Is it possible to be too frugal? I recently quoted Amy D, or rather paraphrased her, since her books do not have the best indexing system. She opined that asking if one can be too frugal is like asking if one can be too happy.
But a comment from sallymandy, proprietress of one of the most thoughtful and beautifully written blogs out there, presented a somewhat different view:
But I do think one can be "too frugal."
Amy D used to be the heroine of my life, but eventually I felt I was living and looking like a bag lady because everything came from a yard sale.
I think it's all about balancing values. While I certainly value frugality, I also value aesthetics, and some things that money CAN buy.
Because of my personality, "frugality" can easily become a way to beat myself over the head with an attitude of "you don't deserve anything good in your life." I can become a harsh taskmaster.
Lately it's been helpful to "invest" small amounts on beauty to counteract the effect of the recession on our family (my husband's job was dependent on the stock market and is now gone completely). Three dollars on some flowers make me way happier doing the work I have to do for money. Things like that.
So, a journey to the dark side. Indeed, I agree that Amy may have been too frugal, her pathological tendencies exceeding even mine. I once read an article where she explained that $0.25 was her top price for a yard sale shirt. I imagined various scenarios in which Amy encountered a Chanel shirt at a yard sale marked $0.35. NO. Ditto for a beautiful embroidered masterpiece. NO. Amy was a boundary setter and, unlike me, she stayed within her self-prescribed territory. I think that, in addition to being a parent to 6 kids, Amy's mission was to show that extreme frugality was possible: in a sense, she sacrificed herself for the greater good. She was her own artwork. And I am sure she was happy.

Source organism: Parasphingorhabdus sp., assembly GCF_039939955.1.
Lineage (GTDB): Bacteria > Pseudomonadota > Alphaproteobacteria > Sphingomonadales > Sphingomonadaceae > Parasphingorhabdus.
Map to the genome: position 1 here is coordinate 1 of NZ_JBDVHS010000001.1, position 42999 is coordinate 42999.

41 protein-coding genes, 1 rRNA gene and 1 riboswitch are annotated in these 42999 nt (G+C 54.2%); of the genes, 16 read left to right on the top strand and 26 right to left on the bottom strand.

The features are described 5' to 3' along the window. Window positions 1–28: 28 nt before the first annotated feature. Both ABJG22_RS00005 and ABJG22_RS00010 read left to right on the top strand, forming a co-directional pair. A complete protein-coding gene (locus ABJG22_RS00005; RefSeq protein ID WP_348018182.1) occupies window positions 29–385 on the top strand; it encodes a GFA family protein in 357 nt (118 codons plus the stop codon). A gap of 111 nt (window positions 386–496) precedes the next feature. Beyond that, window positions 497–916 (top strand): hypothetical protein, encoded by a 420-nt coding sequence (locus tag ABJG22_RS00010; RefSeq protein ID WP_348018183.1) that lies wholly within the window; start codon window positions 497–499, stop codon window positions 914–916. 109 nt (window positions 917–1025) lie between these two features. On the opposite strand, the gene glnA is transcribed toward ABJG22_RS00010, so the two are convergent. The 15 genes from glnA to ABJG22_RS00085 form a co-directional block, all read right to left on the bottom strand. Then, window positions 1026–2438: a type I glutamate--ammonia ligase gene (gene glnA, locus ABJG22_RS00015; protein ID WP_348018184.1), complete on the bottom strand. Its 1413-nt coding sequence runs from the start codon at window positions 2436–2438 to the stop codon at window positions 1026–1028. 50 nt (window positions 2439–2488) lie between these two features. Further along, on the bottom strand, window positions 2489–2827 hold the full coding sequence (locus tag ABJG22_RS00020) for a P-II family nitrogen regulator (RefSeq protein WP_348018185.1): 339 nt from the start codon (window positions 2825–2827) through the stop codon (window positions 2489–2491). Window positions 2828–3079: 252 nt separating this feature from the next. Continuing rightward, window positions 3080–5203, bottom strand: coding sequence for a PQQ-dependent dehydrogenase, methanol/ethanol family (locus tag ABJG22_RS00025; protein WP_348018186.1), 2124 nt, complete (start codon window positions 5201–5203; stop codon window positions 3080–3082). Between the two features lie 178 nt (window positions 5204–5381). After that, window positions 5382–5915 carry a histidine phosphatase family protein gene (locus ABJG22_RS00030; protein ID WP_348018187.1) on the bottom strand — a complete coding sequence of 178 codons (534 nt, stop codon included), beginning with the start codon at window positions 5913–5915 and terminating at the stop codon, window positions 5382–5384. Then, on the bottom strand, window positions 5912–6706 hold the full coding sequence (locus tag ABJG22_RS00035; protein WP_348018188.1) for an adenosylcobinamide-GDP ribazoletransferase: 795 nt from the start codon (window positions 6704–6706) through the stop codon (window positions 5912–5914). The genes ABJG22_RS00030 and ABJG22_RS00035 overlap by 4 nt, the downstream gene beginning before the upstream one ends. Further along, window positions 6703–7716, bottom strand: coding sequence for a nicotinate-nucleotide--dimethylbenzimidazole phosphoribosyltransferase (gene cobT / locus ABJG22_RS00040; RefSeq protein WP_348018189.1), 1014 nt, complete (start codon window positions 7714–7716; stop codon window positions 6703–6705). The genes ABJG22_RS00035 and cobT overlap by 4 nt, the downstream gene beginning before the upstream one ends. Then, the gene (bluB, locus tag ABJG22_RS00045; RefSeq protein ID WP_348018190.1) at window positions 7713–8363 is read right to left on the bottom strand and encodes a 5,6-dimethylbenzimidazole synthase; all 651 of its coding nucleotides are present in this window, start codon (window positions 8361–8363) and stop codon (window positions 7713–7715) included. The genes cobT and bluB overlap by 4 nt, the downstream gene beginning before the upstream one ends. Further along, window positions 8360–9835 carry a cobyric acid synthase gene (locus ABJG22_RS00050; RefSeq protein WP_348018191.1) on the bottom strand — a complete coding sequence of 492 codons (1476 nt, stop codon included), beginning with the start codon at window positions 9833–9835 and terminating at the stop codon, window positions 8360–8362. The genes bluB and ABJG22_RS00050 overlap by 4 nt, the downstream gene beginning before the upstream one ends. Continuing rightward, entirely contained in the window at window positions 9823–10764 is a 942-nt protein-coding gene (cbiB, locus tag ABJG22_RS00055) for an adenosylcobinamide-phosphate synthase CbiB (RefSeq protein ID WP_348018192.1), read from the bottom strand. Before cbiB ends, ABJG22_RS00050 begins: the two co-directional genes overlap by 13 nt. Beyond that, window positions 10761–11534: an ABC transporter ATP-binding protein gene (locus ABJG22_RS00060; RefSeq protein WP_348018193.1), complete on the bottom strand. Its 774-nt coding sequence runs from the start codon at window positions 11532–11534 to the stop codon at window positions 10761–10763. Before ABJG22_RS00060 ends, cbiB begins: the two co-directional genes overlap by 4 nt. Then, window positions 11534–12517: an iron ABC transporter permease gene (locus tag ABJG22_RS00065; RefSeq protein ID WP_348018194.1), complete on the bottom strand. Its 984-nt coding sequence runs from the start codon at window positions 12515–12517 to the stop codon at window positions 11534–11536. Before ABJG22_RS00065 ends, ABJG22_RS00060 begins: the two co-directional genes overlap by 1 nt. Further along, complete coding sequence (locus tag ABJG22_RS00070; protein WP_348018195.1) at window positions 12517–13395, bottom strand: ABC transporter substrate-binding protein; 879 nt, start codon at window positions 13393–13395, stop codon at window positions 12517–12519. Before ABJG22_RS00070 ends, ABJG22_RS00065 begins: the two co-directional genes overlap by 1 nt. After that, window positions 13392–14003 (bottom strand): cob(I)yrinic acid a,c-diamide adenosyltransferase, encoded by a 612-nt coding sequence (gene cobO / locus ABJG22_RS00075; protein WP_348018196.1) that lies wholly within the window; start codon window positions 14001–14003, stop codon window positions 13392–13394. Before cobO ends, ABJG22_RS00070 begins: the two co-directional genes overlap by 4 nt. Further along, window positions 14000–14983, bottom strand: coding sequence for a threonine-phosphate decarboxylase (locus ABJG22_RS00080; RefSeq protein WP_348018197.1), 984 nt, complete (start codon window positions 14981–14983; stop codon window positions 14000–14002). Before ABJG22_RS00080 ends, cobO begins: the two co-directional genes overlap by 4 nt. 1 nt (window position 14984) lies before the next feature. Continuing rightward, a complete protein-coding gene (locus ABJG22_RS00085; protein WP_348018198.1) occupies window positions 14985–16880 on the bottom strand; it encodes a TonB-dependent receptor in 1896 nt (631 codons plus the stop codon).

But there is a potential for anorexia in this self-denial. I bought the book How to Get Out of Debt, Stay out of Debt, and Live Prosperously at (surprise!) a thrift shop because I thought it would enable me to give even better advice to my many un-frugal friends. Well! Much to my surprise, Miss Know-It-All (me) found herself in the book.
At thirty-five, Peggy wasn't carrying a large debt . . .But she'd been in debt most of her adult life. she was living in a tidy studio apartment. Her possessions were shabby. She bought most of her clothes second-hand. Yet she had a master's degree in English and had taught at a university in her early twenties while she studied for a doctorate. She was an intelligent woman, but she had little belief in herself and no sense of self-worth. She left the university and drifted from job to job in a downward spiral . .
This is what I would have become if I hadn't finished my dissertation, gotten a job, and met and married Mr. FS. Note that only the first one was entirely within my control. So my horror at this picture of my "double" is very like the sentiments voiced above by sallymandy. Check out the blue kimono blog on my list to the right for more of sallymandy's fabulous writing (not all dark!).
OK, time to leave the dark side and return to a cheery, can-do attitude. Dear Readers, how do you keep yourself from succumbing to too-frugal tendencies?